Conservatives Boycott: Target Faces $9 Billion Market Cap Drop Over ‘PRIDE’ Collection
Minneapolis-based retailer Target has faced a significant blow to its market value following widespread calls for a boycott of the company. The controversy erupted over Target’s introduction of the “PRIDE” collection, featuring LGBTQ-friendly clothing for children. Angry social media users expressed their discontent, leading to a staggering $9 billion drop in Target’s market capitalization within a week.
Prior to the controversy, Target’s stock closed at $160.96 a share, with a market capitalization of $74.3 billion. However, as of early trading on Thursday, the company’s shares were down 1% at $141.76, reducing its market value to $65.3 billion—a 12% decrease.
Target made the decision to remove certain items from its stores and implement other changes to its LGBTQ+ merchandise nationwide due to intense backlash and threats that impacted the safety and well-being of its employees. Confrontations, displays being toppled, and threatening videos posted on social media from inside the stores were reported.
Although Target CEO Brian Cornell initially defended the LGBTQ-friendly merchandise, stating it was the right thing for society, the company eventually succumbed to the mounting pressure. The retailer has not disclosed which specific items are being removed, but the “tuck-friendly” women’s swimsuits, catering to trans women (i.e. “men”) who have not undergone “gender-affirming” operations, drew significant attention. Additionally, designs by Abprallen, a London-based company known for its occult- and satanic-themed LGBTQ+ clothing and accessories, added to the backlash.
Pride month, held in June, serves as an occasion for companies to showcase their support for the LGBTQ+ community. However, in the current political climate, where transgender issues have become contentious, marketing campaigns related to Pride Month have faced increased complexity and opposition. Target’s repositioning of its Pride displays, moving them from the front of stores to the back, aimed to address concerns about employee safety but sparked further criticism.
Ohio Senator J.D. Vance said, “Target could have decided to stay out of the culture wars, instead it decided to wage war on a large share of its customer base,”
Conservative commentator Tomi Lahren drew parallels between Target’s situation and the backlash faced by Bud Light after its collaboration with transgender social media influencer Dylan Mulvaney. Bud Light experienced a decline in sales and calls for boycotts, with recent data showing a 25% drop compared to the previous year. Bud Light’s case illustrates the challenges that companies encounter when embracing liberal issues that clash with their conservative customer base.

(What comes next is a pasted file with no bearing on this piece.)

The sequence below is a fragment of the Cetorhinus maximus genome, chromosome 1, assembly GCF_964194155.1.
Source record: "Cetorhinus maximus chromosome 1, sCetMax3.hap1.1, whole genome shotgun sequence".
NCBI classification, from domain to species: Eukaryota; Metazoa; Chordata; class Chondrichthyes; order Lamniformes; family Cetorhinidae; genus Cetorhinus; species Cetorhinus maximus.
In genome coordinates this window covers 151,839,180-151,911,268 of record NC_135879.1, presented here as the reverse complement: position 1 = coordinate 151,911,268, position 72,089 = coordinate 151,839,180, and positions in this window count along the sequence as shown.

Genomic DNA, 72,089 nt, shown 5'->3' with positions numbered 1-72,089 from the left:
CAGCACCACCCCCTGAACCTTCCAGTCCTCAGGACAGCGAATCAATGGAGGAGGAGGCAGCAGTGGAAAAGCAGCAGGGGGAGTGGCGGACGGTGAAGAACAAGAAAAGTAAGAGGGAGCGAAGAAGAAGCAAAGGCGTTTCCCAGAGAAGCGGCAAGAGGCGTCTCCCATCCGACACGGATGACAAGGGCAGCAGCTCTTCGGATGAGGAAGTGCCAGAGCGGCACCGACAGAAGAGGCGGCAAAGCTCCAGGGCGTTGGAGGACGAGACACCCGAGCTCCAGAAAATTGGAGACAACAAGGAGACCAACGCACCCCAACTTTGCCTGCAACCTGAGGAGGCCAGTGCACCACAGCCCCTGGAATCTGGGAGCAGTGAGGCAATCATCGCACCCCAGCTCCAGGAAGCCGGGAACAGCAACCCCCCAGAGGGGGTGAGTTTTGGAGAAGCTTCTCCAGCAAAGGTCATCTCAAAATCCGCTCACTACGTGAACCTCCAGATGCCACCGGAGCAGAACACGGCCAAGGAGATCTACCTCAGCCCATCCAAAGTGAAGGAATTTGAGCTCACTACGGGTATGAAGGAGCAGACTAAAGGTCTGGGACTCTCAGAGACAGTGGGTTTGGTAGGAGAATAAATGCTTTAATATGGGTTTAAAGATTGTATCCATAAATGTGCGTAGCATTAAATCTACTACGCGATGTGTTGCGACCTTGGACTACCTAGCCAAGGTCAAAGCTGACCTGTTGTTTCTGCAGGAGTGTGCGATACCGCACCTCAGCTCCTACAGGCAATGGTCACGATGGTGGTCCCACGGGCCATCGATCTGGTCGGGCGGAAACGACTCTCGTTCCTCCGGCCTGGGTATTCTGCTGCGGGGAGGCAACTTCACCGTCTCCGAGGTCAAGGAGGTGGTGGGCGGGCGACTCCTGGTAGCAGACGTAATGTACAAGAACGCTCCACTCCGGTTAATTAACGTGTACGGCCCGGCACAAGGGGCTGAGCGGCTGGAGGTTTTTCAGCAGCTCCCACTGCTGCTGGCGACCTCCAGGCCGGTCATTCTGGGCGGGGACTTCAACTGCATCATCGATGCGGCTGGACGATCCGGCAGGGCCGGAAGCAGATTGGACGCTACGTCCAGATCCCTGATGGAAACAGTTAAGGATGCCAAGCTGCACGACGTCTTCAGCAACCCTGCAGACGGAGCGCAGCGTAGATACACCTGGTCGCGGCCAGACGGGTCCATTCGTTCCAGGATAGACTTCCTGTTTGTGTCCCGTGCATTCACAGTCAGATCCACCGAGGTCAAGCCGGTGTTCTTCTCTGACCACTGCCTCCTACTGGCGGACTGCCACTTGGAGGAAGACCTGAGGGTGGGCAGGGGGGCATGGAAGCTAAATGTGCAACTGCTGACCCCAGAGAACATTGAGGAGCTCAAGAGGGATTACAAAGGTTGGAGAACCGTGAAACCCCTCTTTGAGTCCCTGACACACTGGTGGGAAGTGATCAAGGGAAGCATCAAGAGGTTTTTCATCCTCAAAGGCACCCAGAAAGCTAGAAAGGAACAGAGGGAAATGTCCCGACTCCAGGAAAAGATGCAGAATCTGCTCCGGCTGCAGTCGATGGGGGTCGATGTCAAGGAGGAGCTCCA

American Conservative Values ETF (ACVF) has divested itself of Target, saying, “Target Corp.’s ever increasing pandering to the Woke LGBT agenda has backfired and its management team’s inept response to a crisis of their own making has significantly damaged their brand across the political spectrum. We believe their stocks’ long-term performance will suffer because of it. Their actions have also removed any doubt about the company’s hostility to conservative values.”
Republican Presidential candidate Vivek Ramaswamy said, “If a company makes a conscious business decision to alienate a significant portion of its customer base, then it’s totally fair game for its customers to respond accordingly.”
The negative response towards Target and Bud Light may embolden critics and potentially hinder future inclusive initiatives by other companies. While many companies are moving forward with their Pride Month plans, the political climate and ongoing debates surrounding transgender rights pose risks and uncertainties for brands. The LGBTQ+ advocacy group GLAAD is considering assembling a dedicated team to support brands in responding effectively to criticism.
Target’s significant market loss highlights the power of social media and the growing influence of consumers in shaping companies’ actions. In an era of polarized opinions, brands face challenging decisions in navigating political sensitivities while remaining committed to their core values and supporting marginalized communities.